The American Airlines Arena, home of the Miami Heat, earned LEED Certification for Existing Buildings, Operations and Maintenance (EBO&M) in April 2009. LEED qualifying features include: reflective roof materials that reduce cooling needs; a drip-and-soak irrigation system which runs underground and reduces the amount of water that evaporates; drought-resistant landscaping; underground parking that reduces the amount of exposed asphalt causing heat island effect; and the elimination of an on-site water chiller at the arena which reduces energy use. Energy and water cost savings achieved by these improvements save $500,000 annually, or 10 to 15% of utility costs. Read more about the American Airlines Arena’s greening efforts.
Seattle-Tacoma International Airport, the 16th busiest airport in the US, increased its recycling from 100 tons diverted in 2001 to 900 tons diverted in 2005, saving $178,000 in waste disposal fees in just one year. A composting program with concessionaires increased waste diversion to 1,300 tons in 2009. In 2010, the airport introduced an innovative off-aircraft recycling program and computer automated compactors, raising their annual savings to $250,000 in avoided disposal fees. The airport is aiming for a 50% recycling rate by 2014. Read more about the airport’s greening initiatives.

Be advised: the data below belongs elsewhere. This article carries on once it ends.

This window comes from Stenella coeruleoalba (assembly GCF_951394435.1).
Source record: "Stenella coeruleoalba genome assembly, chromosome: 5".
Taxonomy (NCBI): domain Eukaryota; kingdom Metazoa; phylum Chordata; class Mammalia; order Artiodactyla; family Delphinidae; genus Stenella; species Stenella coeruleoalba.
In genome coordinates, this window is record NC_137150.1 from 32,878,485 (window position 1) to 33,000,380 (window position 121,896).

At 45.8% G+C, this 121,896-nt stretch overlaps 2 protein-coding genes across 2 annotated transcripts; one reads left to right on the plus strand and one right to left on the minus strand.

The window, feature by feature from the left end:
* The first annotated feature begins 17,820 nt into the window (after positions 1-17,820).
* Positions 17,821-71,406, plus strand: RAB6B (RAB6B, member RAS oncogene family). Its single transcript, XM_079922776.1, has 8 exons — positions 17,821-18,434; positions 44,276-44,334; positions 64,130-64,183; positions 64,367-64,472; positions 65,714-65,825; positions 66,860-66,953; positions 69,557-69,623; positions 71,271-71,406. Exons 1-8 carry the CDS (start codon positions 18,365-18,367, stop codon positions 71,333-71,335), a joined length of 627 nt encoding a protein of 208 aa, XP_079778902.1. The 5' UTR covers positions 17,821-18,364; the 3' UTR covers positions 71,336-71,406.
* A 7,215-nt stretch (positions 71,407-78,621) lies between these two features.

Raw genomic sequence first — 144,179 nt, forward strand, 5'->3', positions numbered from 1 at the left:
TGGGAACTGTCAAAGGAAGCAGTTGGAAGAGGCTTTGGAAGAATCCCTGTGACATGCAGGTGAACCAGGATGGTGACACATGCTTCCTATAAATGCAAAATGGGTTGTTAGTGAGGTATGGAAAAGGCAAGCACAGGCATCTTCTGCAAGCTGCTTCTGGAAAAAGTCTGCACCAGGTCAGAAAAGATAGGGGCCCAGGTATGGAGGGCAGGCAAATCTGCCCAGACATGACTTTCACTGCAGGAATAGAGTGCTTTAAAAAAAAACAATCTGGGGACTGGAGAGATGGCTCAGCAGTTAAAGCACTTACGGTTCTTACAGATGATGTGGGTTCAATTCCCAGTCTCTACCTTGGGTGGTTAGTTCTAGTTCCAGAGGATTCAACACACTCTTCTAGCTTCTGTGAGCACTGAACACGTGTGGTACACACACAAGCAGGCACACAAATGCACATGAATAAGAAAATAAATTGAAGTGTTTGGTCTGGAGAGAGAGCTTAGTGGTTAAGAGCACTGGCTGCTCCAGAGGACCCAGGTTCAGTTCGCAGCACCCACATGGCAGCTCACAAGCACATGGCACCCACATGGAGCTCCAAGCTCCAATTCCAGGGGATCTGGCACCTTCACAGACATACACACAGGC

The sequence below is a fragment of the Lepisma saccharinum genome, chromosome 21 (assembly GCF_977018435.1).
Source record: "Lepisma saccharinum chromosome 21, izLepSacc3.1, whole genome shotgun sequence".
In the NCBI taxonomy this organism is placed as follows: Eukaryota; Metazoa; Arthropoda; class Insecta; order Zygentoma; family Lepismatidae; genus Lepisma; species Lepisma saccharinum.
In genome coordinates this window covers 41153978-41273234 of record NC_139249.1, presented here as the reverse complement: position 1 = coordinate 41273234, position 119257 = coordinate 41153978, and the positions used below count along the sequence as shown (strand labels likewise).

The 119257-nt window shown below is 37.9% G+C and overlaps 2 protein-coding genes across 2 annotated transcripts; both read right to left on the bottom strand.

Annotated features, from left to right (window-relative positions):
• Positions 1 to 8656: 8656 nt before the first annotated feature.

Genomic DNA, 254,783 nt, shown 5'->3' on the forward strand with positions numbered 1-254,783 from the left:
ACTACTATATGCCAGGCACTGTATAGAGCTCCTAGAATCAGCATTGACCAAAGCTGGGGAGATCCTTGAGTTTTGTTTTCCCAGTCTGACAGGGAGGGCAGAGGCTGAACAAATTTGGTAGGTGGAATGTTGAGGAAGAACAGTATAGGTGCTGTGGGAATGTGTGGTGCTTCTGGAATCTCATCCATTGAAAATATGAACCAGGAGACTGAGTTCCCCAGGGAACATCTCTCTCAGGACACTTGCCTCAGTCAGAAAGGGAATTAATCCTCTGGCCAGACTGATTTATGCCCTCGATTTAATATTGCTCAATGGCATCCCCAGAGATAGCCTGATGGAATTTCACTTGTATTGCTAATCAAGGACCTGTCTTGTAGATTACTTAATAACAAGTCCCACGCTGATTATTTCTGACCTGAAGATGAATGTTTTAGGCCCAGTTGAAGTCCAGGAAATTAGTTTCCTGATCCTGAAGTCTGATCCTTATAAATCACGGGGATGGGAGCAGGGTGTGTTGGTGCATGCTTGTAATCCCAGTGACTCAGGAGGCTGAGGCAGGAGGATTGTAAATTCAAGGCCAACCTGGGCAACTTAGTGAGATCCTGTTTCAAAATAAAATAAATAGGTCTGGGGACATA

Between 2000 and 2004, Bank of America reduced its paper consumption dramatically through an institution-wide campaign of online reports and forms, email, double-sided copying and lighter-weight papers. By reducing the basis weight of its ATM receipts from 20 pounds to 15 pounds, Bank of America saved more than just paper; this simple move also gained the bank additional savings in transportation, storage and handling costs, to the tune of $500,000 a year. Paper used for internal operations decreased 32%, saving more than a billion sheets of paper. A cost cut of $20,000 was made on a single report, by sending out postcards notifying clients that it was available online. By making forms available online instead of sending out hard copies, the company saved an estimated $10 million, not including the savings in postage and storage.
By taking steps to divert recyclables from its waste stream and increasing the efficiency of its energy and water use, the Oakland Processing and Distribution Center of the US Postal Service has totaled savings of $500,000 a year.
By redesigning its packaging in 2005 to incorporate reusable plastic totes for internal distribution, Ghirardelli Chocolate Company was able to avoid the purchase and disposal costs for 580,000 cardboard boxes, resulting in savings of $520,000 a year.